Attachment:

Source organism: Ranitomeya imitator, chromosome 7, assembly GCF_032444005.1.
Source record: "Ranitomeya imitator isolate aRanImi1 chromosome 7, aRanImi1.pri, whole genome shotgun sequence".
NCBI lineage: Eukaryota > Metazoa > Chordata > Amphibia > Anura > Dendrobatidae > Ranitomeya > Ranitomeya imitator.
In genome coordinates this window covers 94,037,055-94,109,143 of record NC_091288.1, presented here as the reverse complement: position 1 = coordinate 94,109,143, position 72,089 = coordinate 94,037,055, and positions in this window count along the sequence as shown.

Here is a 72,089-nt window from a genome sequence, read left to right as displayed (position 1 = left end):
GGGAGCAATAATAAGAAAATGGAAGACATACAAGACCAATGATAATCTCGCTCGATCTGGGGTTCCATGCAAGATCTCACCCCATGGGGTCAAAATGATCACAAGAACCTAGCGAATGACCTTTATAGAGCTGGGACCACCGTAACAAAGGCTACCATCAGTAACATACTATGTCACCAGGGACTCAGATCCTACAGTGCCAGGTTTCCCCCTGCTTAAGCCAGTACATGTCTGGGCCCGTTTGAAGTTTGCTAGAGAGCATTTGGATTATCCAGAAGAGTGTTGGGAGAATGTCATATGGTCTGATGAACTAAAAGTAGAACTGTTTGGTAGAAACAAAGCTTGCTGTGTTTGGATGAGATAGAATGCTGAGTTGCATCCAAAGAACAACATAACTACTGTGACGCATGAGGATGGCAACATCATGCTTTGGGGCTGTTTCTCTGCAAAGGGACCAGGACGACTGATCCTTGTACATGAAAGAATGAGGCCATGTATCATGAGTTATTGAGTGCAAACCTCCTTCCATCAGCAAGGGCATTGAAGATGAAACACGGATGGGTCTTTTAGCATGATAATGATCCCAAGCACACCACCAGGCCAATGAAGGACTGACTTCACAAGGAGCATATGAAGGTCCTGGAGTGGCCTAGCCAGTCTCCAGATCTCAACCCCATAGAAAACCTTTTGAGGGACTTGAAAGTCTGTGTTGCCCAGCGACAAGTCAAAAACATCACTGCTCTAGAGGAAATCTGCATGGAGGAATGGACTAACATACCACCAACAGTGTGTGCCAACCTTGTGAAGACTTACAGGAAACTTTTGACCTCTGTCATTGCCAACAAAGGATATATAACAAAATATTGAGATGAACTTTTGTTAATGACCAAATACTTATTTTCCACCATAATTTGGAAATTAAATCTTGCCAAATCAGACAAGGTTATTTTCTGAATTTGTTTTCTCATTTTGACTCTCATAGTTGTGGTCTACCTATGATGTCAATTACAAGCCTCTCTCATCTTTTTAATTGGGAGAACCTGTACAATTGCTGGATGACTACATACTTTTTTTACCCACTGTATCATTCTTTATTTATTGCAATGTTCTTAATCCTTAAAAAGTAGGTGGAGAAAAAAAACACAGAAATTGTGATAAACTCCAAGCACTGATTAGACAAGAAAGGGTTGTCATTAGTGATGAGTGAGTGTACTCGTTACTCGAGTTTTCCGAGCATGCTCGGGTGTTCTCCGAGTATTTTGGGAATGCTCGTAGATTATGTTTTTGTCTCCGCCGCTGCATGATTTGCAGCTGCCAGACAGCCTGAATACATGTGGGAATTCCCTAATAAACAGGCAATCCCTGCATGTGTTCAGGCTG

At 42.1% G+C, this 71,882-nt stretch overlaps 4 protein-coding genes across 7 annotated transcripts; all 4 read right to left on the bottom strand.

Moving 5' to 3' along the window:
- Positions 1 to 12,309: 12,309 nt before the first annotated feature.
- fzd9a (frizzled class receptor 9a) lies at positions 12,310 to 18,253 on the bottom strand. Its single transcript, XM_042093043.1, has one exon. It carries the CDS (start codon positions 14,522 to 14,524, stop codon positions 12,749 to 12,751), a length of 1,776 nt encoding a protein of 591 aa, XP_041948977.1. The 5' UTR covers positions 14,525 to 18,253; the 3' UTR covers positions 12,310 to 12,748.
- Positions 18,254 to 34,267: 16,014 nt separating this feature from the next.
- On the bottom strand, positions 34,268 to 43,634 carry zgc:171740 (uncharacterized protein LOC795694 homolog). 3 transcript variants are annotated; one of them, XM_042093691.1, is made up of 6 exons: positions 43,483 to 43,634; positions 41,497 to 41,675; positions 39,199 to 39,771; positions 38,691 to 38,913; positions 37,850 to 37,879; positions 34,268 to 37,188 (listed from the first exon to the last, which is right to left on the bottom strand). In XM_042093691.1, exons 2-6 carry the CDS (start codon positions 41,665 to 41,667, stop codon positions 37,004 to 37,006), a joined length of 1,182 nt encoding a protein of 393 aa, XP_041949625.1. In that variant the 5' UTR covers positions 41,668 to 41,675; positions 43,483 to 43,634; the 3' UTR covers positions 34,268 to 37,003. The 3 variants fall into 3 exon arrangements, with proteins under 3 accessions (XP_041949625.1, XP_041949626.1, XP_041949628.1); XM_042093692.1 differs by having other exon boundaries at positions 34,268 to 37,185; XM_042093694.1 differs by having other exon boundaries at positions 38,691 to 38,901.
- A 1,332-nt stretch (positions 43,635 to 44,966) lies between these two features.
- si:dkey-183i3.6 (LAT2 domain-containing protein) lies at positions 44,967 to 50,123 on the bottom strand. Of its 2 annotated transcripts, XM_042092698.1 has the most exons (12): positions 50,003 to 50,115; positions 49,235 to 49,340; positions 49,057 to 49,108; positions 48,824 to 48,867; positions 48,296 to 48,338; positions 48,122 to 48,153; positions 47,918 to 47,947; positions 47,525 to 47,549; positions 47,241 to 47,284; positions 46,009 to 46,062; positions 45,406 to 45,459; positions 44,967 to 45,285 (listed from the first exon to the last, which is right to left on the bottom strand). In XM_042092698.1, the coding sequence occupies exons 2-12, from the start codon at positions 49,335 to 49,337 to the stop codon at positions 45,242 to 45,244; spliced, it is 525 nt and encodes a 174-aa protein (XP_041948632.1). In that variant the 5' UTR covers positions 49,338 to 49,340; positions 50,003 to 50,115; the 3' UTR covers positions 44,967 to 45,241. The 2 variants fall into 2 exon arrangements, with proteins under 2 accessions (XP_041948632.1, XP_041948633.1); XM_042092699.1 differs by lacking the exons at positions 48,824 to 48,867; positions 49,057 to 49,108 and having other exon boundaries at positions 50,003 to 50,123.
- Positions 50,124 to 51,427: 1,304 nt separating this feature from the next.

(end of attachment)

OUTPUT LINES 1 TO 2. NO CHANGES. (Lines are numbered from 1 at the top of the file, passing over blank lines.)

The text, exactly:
Source organism: Ranitomeya imitator, chromosome 7, assembly GCF_032444005.1.
Source record: "Ranitomeya imitator isolate aRanImi1 chromosome 7, aRanImi1.pri, whole genome shotgun sequence".